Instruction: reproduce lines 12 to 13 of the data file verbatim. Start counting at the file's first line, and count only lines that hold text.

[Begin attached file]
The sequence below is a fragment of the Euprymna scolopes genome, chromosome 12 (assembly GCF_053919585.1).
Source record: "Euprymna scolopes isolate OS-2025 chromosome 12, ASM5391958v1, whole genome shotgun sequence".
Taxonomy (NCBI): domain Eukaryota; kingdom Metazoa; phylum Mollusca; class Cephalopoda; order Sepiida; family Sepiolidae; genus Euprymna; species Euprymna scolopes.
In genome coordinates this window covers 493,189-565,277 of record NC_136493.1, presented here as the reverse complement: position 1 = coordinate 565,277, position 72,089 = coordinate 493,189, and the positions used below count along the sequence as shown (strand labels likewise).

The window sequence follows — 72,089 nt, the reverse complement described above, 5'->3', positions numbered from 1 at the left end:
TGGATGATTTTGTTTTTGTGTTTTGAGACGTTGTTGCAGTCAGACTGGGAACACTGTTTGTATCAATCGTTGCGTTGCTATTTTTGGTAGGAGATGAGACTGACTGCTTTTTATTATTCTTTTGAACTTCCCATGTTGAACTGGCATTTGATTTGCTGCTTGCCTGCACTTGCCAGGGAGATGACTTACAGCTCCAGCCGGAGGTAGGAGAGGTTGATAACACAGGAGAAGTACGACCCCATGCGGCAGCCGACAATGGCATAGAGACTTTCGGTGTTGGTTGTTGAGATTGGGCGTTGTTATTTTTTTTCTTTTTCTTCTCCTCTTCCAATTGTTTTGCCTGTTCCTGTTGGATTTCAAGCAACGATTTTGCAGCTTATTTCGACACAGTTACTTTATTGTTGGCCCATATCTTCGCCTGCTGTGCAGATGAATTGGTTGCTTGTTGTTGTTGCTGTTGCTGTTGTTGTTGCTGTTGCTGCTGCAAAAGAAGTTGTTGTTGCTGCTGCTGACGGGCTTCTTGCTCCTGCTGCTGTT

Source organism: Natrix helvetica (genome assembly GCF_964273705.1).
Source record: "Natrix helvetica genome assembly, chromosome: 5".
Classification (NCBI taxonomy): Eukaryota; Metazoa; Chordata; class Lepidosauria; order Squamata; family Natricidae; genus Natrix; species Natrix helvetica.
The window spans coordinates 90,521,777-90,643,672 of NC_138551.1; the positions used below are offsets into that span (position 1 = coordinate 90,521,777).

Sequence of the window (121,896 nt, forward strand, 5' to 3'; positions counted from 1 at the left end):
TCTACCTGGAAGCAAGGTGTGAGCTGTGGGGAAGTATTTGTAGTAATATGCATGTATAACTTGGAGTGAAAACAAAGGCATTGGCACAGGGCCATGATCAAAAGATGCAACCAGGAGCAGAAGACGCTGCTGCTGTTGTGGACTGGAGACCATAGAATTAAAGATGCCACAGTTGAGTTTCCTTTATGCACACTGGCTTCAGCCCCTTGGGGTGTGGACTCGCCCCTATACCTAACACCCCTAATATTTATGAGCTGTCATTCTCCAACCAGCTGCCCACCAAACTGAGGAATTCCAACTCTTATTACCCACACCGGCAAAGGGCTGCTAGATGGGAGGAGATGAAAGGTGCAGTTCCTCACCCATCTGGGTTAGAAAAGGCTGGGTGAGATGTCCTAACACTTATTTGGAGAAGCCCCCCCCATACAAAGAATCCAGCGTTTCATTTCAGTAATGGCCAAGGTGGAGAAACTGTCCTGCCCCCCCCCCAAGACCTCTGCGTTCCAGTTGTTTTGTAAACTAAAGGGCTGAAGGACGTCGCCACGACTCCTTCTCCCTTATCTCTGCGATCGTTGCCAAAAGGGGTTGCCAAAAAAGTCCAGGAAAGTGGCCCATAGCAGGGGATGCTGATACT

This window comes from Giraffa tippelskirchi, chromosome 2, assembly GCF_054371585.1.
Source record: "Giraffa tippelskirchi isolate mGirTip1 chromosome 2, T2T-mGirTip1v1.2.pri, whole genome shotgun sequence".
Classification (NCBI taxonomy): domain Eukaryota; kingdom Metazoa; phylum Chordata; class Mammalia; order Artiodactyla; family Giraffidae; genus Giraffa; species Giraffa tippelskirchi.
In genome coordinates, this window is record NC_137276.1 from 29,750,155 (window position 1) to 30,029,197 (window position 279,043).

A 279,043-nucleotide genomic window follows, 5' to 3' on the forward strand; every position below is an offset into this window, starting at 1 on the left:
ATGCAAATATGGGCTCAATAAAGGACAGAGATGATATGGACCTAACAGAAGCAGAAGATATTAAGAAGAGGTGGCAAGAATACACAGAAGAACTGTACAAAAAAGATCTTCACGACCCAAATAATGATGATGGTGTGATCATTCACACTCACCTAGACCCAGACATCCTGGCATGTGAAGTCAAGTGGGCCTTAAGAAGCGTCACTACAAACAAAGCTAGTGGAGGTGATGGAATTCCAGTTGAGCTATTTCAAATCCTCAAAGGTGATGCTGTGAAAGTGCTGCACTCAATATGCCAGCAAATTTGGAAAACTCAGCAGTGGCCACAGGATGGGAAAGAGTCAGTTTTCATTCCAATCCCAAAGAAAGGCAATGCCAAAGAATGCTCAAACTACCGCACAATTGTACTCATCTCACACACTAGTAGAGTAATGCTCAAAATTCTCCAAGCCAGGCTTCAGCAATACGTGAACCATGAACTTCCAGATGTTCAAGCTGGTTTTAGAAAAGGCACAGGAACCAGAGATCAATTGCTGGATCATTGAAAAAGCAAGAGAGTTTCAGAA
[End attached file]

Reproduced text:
TCTACCTGGAAGCAAGGTGTGAGCTGTGGGGAAGTATTTGTAGTAATATGCATGTATAACTTGGAGTGAAAACAAAGGCATTGGCACAGGGCCATGATCAAAAGATGCAACCAGGAGCAGAAGACGCTGCTGCTGTTGTGGACTGGAGACCATAGAATTAAAGATGCCACAGTTGAGTTTCCTTTATGCACACTGGCTTCAGCCCCTTGGGGTGTGGACTCGCCCCTATACCTAACACCCCTAATATTTATGAGCTGTCATTCTCCAACCAGCTGCCCACCAAACTGAGGAATTCCAACTCTTATTACCCACACCGGCAAAGGGCTGCTAGATGGGAGGAGATGAAAGGTGCAGTTCCTCACCCATCTGGGTTAGAAAAGGCTGGGTGAGATGTCCTAACACTTATTTGGAGAAGCCCCCCCCATACAAAGAATCCAGCGTTTCATTTCAGTAATGGCCAAGGTGGAGAAACTGTCCTGCCCCCCCCCCAAGACCTCTGCGTTCCAGTTGTTTTGTAAACTAAAGGGCTGAAGGACGTCGCCACGACTCCTTCTCCCTTATCTCTGCGATCGTTGCCAAAAGGGGTTGCCAAAAAAGTCCAGGAAAGTGGCCCATAGCAGGGGATGCTGATACT

This window comes from Giraffa tippelskirchi, chromosome 2, assembly GCF_054371585.1.